I can count on less than the fingers of one hand how many times I’ve actually been drunk, and I still look back and think ‘Oh, Christ, why did I do / say that?  Why did I allow that to happen?  Why didn’t somebody else stop me?’

I don’t drink because I see the vague beginnings of my father in myself.  It all starts with half a glass, which I can handle and get slightly merry with, which is nice once in a long while.  But any more than that, and I can’t handle it.  I know my limits, and there’s a line people always seem to want to cross when drunk between being the person you know and someone really nasty or irresponsible that comes out when your mind’s under the influence.

I also have to set the best example I can.  People I know and love drink and I have seen more than one of them transform in front of me to something that I don’t recognize while drunk.  One or two of these same people have called me a ‘pussy’ because they think that I can’t handle my drink.  They’d be right.  But that’s because I don’t want to have to think about it.  The last thing I need is the extra stress of ‘what did I say, what did I do, who did I insult and who’s still my friend?’ afterwards, whether I had a few drinks or got ‘absolutely slaughtered’.  That behaviour doesn’t impress me, and I don’t know why it would anyone.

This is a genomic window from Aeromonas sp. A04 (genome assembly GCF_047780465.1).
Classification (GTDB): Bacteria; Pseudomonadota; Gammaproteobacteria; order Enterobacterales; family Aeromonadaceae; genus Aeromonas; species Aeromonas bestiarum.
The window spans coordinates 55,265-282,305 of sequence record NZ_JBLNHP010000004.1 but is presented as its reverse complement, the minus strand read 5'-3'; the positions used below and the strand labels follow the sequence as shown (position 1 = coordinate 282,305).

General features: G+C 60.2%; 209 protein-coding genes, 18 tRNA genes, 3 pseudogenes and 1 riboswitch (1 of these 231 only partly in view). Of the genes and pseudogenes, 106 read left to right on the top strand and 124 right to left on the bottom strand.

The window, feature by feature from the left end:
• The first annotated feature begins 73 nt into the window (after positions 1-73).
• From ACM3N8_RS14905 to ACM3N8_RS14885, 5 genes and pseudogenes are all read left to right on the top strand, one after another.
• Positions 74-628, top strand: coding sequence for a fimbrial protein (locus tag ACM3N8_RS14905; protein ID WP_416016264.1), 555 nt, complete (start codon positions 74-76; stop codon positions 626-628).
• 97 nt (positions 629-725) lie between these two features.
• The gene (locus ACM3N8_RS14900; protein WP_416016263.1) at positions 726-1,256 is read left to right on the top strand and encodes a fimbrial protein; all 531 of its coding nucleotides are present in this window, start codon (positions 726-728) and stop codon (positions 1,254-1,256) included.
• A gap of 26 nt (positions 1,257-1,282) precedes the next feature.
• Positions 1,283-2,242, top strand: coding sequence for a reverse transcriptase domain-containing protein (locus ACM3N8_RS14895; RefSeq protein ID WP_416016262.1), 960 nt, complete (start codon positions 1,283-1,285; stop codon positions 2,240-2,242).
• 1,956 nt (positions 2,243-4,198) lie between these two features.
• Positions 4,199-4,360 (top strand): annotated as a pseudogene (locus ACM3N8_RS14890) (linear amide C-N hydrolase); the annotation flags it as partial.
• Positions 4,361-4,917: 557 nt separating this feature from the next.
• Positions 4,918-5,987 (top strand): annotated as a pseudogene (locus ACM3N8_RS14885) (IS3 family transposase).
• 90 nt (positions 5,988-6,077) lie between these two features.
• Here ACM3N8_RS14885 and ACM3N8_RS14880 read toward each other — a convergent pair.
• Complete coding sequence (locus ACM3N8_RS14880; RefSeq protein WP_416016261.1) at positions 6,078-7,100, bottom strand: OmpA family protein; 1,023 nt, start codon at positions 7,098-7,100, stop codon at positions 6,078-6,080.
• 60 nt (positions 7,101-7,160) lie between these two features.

So many younger people are turning to drink these days, because they think that’s what makes them a little bit more of a grown up.  Because they think that for that time at least, it will enable them to forget about their problems.  In actual fact, all it does is compound the problems they already have, and the problems that they are going through don’t go away.  They will be right there waiting for them, when they have their hangover the next day.  Alcohol solves nothing.  It creates more problems, be their health-related or to do with your relationships.

drunkI had an argument with someone recently under the influence of alcohol.  As in, they were drunk and I was not.  And the last time I was that heart-broken was the last time that I had an argument with my dad under the influence, years and years ago.